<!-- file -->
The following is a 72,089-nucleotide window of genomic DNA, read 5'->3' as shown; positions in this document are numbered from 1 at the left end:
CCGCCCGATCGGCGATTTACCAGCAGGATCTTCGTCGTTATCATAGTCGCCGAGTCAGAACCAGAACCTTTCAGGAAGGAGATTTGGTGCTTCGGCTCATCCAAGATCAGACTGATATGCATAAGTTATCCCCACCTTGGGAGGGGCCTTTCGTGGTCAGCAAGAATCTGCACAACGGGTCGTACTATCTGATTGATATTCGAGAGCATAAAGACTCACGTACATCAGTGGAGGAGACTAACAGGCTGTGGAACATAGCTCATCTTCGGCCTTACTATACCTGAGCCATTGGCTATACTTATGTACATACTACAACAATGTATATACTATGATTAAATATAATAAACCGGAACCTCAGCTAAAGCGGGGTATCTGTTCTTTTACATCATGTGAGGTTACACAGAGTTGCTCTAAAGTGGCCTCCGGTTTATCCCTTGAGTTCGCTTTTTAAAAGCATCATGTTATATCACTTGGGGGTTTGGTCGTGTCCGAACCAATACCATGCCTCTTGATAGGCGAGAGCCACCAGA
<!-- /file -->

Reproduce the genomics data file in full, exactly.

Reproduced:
The following is a 72,089-nucleotide window of genomic DNA, read 5'->3' as shown; positions in this document are numbered from 1 at the left end:
CCGCCCGATCGGCGATTTACCAGCAGGATCTTCGTCGTTATCATAGTCGCCGAGTCAGAACCAGAACCTTTCAGGAAGGAGATTTGGTGCTTCGGCTCATCCAAGATCAGACTGATATGCATAAGTTATCCCCACCTTGGGAGGGGCCTTTCGTGGTCAGCAAGAATCTGCACAACGGGTCGTACTATCTGATTGATATTCGAGAGCATAAAGACTCACGTACATCAGTGGAGGAGACTAACAGGCTGTGGAACATAGCTCATCTTCGGCCTTACTATACCTGAGCCATTGGCTATACTTATGTACATACTACAACAATGTATATACTATGATTAAATATAATAAACCGGAACCTCAGCTAAAGCGGGGTATCTGTTCTTTTACATCATGTGAGGTTACACAGAGTTGCTCTAAAGTGGCCTCCGGTTTATCCCTTGAGTTCGCTTTTTAAAAGCATCATGTTATATCACTTGGGGGTTTGGTCGTGTCCGAACCAATACCATGCCTCTTGATAGGCGAGAGCCACCAGA